BILL BLACK No I completely reject that view in Slate that is by two folks who have really extreme views. One thinks that we prosecute and sentence elite white-collar criminals way too much and much too heavily. And the other, for example, has written an article saying, we shouldn’t make wage theft which is theft, a crime. Even though it’s Walmart’s dominant strategy and it makes it impossible for more honest merchants to compete against Walmart, that is an insane view. And of course, it will never happen because you’re going to put the same people in charge who don’t believe. If they don’t believe in prosecuting, you think seriously they believe in regulating the big banks?

MARC STEINER What I’m asking you though Bill, to critique that, what do you think? Are the bills that Elizabeth Warren is suggesting unnecessary, other than maybe putting more money into regulatory agencies to oversee all of this? Are you saying that we have enough prosecutorial tools?

BILL BLACK They’re unnecessary. The specifics in the bills are unnecessary. But that doesn’t mean that regulation is the answer to it, although it’s part of the issue.

MARC STEINER I got you. Right.

BILL BLACK What you need is leaders who will use the tools we know work, to do the prosecutions. And they made absolutely sure— that’s Lanny Breuer who you talked about in the first episode of this thing, that actually said to a nationwide audience on video that he was kept awake and fearing not what the bank criminals were doing but fearing that somebody might lose their job in banks because of it. You know he doesn’t represent the American people at that point. If you put Lanny Breuer in, you could put 10,000 F.B.I. agents and you would still get no prosecutions, because Lanny Breuer simply isn’t going to prosecute just like Eric Holder simply wasn’t going to prosecute.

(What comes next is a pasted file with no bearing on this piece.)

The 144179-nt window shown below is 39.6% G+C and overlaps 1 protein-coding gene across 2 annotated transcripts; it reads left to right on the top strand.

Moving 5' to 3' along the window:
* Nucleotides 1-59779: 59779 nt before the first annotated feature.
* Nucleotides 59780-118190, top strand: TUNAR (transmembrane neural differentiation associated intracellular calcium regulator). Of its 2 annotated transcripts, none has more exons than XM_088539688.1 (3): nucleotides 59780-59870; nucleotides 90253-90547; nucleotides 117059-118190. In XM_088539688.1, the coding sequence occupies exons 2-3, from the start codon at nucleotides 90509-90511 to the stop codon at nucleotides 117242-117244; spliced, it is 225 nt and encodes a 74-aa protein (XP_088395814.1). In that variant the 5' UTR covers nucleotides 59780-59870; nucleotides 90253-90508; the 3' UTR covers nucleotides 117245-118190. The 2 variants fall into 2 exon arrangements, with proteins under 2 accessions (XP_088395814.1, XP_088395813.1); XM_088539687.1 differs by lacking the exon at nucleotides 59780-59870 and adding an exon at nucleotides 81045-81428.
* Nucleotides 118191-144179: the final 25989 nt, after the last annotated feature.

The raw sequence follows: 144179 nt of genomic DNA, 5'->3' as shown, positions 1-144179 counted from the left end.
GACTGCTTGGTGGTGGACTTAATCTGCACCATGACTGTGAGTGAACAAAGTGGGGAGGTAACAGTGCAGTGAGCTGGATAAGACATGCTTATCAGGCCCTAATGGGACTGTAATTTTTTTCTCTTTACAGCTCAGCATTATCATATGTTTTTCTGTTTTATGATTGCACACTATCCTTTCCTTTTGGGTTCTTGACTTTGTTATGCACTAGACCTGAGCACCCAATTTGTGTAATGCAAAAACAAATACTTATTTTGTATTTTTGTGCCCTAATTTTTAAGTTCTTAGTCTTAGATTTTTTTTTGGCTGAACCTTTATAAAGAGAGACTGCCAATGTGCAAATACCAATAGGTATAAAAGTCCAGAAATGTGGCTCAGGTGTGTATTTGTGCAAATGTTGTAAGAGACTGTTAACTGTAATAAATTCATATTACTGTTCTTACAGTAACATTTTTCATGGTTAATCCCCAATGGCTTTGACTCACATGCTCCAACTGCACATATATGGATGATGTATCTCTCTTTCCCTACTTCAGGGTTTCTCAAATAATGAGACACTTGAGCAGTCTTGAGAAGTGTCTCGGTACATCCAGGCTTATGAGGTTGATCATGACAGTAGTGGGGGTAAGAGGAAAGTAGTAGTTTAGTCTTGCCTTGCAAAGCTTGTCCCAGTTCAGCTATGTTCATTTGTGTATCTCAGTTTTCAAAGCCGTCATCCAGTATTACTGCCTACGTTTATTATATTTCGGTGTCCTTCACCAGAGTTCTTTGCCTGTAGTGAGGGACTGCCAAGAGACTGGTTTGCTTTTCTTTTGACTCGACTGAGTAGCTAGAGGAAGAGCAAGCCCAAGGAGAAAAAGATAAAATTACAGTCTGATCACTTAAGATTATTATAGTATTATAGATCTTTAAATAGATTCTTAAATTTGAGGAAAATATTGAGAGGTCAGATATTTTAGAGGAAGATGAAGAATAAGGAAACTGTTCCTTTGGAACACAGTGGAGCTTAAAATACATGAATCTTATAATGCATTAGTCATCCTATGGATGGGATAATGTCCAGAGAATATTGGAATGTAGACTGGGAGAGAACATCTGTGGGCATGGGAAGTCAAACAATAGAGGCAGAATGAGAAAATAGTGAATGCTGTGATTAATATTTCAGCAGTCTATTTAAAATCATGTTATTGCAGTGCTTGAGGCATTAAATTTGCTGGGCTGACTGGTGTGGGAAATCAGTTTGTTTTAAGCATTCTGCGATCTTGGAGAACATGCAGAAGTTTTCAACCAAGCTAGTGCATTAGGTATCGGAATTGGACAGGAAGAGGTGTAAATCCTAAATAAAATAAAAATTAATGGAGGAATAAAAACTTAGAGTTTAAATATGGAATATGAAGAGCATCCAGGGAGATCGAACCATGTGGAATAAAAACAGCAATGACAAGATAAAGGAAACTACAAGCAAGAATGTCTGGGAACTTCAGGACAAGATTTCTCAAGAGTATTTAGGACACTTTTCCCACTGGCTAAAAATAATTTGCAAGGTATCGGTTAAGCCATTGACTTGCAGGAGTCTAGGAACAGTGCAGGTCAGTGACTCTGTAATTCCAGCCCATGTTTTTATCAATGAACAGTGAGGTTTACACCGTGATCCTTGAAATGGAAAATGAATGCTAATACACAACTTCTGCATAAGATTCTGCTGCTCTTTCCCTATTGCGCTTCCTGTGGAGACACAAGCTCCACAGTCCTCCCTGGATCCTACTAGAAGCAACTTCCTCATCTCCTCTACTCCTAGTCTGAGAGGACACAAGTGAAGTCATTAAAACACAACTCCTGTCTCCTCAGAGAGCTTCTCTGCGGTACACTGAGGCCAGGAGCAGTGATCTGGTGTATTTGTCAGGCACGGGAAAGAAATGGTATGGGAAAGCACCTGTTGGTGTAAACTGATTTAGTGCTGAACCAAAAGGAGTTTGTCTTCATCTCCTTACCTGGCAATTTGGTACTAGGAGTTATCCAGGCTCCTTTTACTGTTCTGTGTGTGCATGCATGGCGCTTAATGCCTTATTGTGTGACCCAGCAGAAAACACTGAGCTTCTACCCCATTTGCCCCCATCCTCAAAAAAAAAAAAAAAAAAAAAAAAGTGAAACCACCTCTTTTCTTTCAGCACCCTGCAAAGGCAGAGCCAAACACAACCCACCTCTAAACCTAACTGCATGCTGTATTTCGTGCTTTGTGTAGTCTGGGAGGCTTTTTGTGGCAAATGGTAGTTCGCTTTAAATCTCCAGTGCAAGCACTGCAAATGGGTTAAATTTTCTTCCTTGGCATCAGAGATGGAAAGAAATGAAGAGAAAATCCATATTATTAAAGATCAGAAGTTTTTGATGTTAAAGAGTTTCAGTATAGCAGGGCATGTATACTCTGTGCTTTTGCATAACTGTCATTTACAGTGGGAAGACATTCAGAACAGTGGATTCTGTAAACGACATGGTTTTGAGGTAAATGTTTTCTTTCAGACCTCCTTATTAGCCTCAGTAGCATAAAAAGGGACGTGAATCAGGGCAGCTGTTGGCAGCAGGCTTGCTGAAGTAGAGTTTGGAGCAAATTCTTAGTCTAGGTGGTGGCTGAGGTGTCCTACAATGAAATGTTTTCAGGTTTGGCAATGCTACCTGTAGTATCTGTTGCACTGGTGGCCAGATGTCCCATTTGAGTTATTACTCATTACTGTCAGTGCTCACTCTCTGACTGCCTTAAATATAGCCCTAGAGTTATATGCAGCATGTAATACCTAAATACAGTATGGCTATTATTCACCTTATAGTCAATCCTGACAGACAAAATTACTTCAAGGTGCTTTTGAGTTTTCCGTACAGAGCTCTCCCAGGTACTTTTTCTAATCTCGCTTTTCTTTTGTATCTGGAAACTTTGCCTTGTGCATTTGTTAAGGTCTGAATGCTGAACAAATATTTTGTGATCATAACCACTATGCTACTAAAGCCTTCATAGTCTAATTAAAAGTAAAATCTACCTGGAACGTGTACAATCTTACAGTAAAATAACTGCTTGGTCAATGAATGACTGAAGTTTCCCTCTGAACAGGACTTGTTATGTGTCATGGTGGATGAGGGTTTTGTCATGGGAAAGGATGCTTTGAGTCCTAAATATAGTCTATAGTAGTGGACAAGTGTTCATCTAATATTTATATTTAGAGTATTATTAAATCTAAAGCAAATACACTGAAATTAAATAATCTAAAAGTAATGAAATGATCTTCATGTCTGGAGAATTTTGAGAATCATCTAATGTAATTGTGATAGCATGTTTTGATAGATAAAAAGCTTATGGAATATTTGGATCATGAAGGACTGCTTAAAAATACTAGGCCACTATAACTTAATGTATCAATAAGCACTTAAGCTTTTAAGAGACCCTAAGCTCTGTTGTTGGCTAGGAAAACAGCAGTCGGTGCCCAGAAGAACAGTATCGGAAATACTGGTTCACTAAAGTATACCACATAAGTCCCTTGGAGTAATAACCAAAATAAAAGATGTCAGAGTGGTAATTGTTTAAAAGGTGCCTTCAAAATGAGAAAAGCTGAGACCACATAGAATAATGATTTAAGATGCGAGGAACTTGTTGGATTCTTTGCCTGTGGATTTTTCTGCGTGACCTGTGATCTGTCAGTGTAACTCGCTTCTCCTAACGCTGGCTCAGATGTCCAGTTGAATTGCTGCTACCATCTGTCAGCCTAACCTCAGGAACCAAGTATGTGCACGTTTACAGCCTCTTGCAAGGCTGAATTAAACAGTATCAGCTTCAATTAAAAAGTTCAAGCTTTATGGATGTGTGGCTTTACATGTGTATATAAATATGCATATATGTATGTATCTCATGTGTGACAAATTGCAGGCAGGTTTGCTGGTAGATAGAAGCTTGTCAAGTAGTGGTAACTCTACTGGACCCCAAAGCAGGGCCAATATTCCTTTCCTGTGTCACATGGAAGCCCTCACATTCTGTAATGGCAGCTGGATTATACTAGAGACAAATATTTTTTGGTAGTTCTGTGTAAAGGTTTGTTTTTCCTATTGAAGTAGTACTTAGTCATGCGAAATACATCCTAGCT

MARC STEINER Well this has been really edifying for me and I think all of our viewers. Bill Black, it always is. I deeply appreciate your thinking, and the work you’ve done, and what you bring to us. Thank you so much for all of this.

BILL BLACK Thank you.

MARC STEINER And I’m Mark Steiner here for The Real News Network. Thank you all for joining us. Take care.

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William K. Black, author of The Best Way to Rob a Bank is to Own One, teaches economics and law at the University of Missouri Kansas City (UMKC). He was the Executive Director of the Institute for Fraud Prevention from 2005-2007. He has taught previously at the LBJ School of Public Affairs at the University of Texas at Austin and at Santa Clara University, where he was also the distinguished scholar in residence for insurance law and a visiting scholar at the Markkula Center for Applied Ethics.

Black was litigation director of the Federal Home Loan Bank Board, deputy director of the FSLIC, SVP and general counsel of the Federal Home Loan Bank of San Francisco, and senior deputy chief counsel, Office of Thrift Supervision. He was deputy director of the National Commission on Financial Institution Reform, Recovery and Enforcement.

Black developed the concept of "control fraud" frauds in which the CEO or head of state uses the entity as a "weapon." Control frauds cause greater financial losses than all other forms of property crime combined. He recently helped the World Bank develop anti-corruption initiatives and served as an expert for OFHEO in its enforcement action against Fannie Mae's former senior management.